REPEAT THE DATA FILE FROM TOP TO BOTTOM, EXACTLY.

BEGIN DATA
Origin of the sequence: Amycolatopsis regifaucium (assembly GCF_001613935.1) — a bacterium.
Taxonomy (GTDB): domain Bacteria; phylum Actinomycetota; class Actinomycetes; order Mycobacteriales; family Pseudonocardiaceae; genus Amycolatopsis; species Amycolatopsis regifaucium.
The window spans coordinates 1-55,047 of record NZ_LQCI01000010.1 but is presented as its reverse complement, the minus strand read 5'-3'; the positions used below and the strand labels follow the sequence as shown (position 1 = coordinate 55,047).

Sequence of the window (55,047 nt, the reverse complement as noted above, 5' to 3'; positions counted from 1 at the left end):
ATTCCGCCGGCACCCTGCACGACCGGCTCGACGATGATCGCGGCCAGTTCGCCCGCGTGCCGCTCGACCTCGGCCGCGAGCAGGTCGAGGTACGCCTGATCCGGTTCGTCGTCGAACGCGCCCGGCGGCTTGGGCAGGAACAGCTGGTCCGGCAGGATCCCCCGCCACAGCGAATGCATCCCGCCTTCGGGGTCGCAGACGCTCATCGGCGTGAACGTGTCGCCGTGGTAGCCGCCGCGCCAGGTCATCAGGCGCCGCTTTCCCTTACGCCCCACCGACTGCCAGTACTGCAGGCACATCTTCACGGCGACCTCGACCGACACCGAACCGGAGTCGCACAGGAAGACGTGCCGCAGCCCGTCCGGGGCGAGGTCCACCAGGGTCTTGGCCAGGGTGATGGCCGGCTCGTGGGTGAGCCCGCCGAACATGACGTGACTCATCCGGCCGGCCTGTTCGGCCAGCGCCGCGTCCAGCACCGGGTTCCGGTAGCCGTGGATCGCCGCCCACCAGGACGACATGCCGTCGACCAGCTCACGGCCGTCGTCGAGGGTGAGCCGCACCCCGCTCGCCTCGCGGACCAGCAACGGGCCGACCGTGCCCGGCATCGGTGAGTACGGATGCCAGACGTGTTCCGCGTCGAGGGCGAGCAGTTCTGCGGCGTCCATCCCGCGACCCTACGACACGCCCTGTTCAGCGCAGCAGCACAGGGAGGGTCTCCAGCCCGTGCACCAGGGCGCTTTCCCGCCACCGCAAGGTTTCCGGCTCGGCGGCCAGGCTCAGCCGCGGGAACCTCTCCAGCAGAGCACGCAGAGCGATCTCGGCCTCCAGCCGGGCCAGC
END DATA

Origin of the sequence: Amycolatopsis regifaucium (assembly GCF_001613935.1) — a bacterium.
Taxonomy (GTDB): domain Bacteria; phylum Actinomycetota; class Actinomycetes; order Mycobacteriales; family Pseudonocardiaceae; genus Amycolatopsis; species Amycolatopsis regifaucium.
The window spans coordinates 1-55,047 of record NZ_LQCI01000010.1 but is presented as its reverse complement, the minus strand read 5'-3'; the positions used below and the strand labels follow the sequence as shown (position 1 = coordinate 55,047).

Sequence of the window (55,047 nt, the reverse complement as noted above, 5' to 3'; positions counted from 1 at the left end):
ATTCCGCCGGCACCCTGCACGACCGGCTCGACGATGATCGCGGCCAGTTCGCCCGCGTGCCGCTCGACCTCGGCCGCGAGCAGGTCGAGGTACGCCTGATCCGGTTCGTCGTCGAACGCGCCCGGCGGCTTGGGCAGGAACAGCTGGTCCGGCAGGATCCCCCGCCACAGCGAATGCATCCCGCCTTCGGGGTCGCAGACGCTCATCGGCGTGAACGTGTCGCCGTGGTAGCCGCCGCGCCAGGTCATCAGGCGCCGCTTTCCCTTACGCCCCACCGACTGCCAGTACTGCAGGCACATCTTCACGGCGACCTCGACCGACACCGAACCGGAGTCGCACAGGAAGACGTGCCGCAGCCCGTCCGGGGCGAGGTCCACCAGGGTCTTGGCCAGGGTGATGGCCGGCTCGTGGGTGAGCCCGCCGAACATGACGTGACTCATCCGGCCGGCCTGTTCGGCCAGCGCCGCGTCCAGCACCGGGTTCCGGTAGCCGTGGATCGCCGCCCACCAGGACGACATGCCGTCGACCAGCTCACGGCCGTCGTCGAGGGTGAGCCGCACCCCGCTCGCCTCGCGGACCAGCAACGGGCCGACCGTGCCCGGCATCGGTGAGTACGGATGCCAGACGTGTTCCGCGTCGAGGGCGAGCAGTTCTGCGGCGTCCATCCCGCGACCCTACGACACGCCCTGTTCAGCGCAGCAGCACAGGGAGGGTCTCCAGCCCGTGCACCAGGGCGCTTTCCCGCCACCGCAAGGTTTCCGGCTCGGCGGCCAGGCTCAGCCGCGGGAACCTCTCCAGCAGAGCACGCAGAGCGATCTCGGCCTCCAGCCGGGCCAGC